(Graphic by Catherine Buchaneic)

Graphic by Catherine Buchaneic

The devil’s in the details: How artists’ smallest choices prove the need for representation in media

June 4, 2020


The Monthly


Usually, I don’t remember the details of movies. Especially years after I watch them.

Ask me about the plot — I’ve got you. Things might be a bit hazy, but I’ll be able to give you the gist of things. Names are more hit-or-miss, but I usually at least remember the names of main characters.

But miniscule details about background props or scenery, things people usually don’t pick up on? Well, there’s a reason nobody can tell you what color the pillows are on Mia’s bed in La La Land. (They’re red and white, in case you were wondering.) Sets and small details enhance a story; they create an atmosphere. They’re important, but usually not memorable. And like I said, I’m usually focused on plot, so I don’t always pick up on these details.

However, there’s one scene — one detail, actually — that I haven’t forgotten.

A little over two years ago, “Love, Simon” was released in theaters. It was the first film from a major Hollywood studio to focus on a gay teenage romance, and it was directed by notable Northwestern alum Greg Berlanti (Communication ’94). And even though he is at least partially responsible for the monstrosity that is “Riverdale,” all is forgiven. Because Berlanti gets it. As an openly gay man, he got the chance to incorporate touches of realism throughout the film, and one of these scenes has stuck with me since the movie was released.

In the shot, the titular character, Simon, sits alone in his bed. He’s trying to come to terms with his sexuality, and in the process, decides to take an online test, which will supposedly give him an empirical answer to the question he can’t seem to truly confront: Is he gay?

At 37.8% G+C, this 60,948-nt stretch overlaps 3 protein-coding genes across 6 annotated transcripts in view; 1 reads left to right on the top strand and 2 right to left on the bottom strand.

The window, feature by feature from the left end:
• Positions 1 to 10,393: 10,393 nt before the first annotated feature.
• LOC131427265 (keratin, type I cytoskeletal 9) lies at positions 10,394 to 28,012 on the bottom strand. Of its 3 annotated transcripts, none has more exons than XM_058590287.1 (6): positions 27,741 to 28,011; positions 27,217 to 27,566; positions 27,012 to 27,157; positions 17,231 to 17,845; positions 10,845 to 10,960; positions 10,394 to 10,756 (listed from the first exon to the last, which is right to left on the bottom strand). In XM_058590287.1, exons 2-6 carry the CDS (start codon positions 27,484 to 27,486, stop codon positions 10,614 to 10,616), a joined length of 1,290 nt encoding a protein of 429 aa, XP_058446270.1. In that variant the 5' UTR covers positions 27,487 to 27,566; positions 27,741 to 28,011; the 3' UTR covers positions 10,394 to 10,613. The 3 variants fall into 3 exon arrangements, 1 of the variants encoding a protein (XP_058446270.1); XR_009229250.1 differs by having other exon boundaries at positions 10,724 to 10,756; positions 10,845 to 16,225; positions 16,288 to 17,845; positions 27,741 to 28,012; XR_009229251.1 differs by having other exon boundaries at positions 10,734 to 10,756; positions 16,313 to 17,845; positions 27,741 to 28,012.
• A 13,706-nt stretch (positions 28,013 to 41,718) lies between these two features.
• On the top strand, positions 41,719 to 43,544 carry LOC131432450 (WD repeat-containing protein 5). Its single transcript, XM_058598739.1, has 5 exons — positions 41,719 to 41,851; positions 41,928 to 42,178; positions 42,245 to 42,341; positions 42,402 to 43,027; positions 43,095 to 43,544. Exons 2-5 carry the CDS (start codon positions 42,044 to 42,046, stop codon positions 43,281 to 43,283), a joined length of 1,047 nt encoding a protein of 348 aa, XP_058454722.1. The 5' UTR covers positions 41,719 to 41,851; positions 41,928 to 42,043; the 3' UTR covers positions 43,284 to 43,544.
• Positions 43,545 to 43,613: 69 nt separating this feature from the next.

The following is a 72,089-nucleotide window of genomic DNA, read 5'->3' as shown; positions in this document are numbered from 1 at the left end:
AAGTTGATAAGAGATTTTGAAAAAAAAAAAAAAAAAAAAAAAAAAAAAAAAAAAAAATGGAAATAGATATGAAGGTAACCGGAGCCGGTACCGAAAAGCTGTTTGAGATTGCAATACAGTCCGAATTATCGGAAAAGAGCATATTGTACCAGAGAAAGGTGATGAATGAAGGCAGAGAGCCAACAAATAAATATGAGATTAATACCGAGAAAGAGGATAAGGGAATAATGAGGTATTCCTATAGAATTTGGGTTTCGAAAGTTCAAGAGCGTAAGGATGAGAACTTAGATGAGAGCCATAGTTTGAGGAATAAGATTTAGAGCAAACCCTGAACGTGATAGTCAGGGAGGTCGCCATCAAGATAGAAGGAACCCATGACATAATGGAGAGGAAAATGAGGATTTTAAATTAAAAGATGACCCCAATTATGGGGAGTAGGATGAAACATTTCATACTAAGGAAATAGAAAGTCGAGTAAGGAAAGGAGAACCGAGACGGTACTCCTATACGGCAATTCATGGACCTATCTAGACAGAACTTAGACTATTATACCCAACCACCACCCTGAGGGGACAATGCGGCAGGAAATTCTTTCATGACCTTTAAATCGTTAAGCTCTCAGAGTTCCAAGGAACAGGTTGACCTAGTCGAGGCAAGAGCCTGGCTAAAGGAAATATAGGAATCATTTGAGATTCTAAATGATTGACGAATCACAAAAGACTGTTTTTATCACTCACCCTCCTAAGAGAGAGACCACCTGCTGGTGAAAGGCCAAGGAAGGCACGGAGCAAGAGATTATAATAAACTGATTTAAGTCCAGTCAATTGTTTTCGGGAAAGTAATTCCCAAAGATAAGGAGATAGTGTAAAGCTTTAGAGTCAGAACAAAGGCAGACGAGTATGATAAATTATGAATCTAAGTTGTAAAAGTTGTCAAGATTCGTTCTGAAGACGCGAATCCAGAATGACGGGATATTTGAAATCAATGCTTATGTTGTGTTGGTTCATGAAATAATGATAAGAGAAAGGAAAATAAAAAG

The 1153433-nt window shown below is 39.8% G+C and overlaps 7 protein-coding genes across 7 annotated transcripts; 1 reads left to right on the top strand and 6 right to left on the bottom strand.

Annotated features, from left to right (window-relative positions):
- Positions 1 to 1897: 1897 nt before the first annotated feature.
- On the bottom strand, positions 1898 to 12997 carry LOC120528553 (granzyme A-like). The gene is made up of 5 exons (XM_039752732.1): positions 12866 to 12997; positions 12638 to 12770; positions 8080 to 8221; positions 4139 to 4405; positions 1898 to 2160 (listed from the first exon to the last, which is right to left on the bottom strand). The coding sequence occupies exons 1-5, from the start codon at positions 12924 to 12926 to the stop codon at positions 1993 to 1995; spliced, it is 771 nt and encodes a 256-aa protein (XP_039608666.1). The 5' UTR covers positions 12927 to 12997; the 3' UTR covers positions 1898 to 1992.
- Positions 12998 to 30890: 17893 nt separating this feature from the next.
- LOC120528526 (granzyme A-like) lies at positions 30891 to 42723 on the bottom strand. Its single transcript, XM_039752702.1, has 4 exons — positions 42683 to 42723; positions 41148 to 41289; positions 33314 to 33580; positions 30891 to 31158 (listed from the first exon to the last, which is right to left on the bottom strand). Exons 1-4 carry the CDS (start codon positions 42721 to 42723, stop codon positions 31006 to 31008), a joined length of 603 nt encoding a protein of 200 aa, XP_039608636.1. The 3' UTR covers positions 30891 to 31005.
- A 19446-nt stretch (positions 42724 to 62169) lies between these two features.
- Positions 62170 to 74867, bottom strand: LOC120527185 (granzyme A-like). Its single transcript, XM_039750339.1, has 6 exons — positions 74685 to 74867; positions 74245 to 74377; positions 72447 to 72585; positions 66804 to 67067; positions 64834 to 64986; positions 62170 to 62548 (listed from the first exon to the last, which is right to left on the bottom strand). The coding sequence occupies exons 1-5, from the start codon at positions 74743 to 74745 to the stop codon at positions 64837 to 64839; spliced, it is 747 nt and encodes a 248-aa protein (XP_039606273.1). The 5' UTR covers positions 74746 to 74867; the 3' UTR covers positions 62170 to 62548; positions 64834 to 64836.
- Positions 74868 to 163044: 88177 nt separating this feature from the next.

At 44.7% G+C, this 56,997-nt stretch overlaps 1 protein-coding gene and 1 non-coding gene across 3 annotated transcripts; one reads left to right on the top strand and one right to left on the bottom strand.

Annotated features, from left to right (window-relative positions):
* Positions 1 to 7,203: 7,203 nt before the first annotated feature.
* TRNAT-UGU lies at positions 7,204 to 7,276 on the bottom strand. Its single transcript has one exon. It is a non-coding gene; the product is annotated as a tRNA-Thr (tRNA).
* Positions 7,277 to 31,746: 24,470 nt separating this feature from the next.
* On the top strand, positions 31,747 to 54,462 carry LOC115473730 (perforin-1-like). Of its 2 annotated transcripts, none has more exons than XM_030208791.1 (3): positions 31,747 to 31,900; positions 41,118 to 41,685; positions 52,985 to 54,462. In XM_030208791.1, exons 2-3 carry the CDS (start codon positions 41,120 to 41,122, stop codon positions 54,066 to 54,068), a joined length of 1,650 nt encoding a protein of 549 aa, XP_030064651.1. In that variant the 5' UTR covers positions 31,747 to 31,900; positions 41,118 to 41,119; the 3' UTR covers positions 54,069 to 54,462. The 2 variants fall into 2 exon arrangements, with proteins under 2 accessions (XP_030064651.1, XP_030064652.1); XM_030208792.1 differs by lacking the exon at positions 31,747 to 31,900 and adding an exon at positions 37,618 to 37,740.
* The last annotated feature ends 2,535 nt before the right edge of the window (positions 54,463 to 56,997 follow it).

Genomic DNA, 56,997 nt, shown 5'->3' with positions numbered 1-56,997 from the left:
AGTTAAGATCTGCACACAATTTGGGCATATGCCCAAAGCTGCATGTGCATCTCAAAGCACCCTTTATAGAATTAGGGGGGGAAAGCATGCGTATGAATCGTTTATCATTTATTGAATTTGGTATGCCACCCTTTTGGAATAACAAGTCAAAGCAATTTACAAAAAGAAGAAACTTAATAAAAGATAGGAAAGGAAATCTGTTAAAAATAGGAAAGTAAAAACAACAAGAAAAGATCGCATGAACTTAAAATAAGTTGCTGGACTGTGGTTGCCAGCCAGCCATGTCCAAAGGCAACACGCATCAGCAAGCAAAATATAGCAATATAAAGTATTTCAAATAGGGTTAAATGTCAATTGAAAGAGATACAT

As I sat in the theater watching the move, for the few frames in which the viewers can see Simon’s laptop screen, chills ran down my spine. I remembered a thirteen-year-old version of myself, sitting late at night in my room, my only source of light coming from the screen of a Kindle Fire — what a throwback — as I grappled with the same question. More than just the situation, I remember taking the exact test appearing on Simon’s laptop screen.

Before then, I don’t think I’d ever experienced something in any media that was so specifically applicable to my life. It felt like Berlanti had taken a walk inside my head and pulled out a memory I didn’t even know I had.

It’s moments like that, moments where people can truly feel seen, that make the inclusion of diverse perspectives in Hollywood absolutely crucial. To tell LGBTQ stories, we should be working to elevate LGBTQ directors, writers and actors, who are able to bring their own lived experiences to the set.

LGBTQ characters already appear in films at abysmal rates. According to GLAAD, there has never been a year in which more than 20 percent of films from major studios have included an LGBTQ character. However, the LGBTQ community is not a monolith — and I would be remiss if I failed to acknowledge the role privilege plays in representation.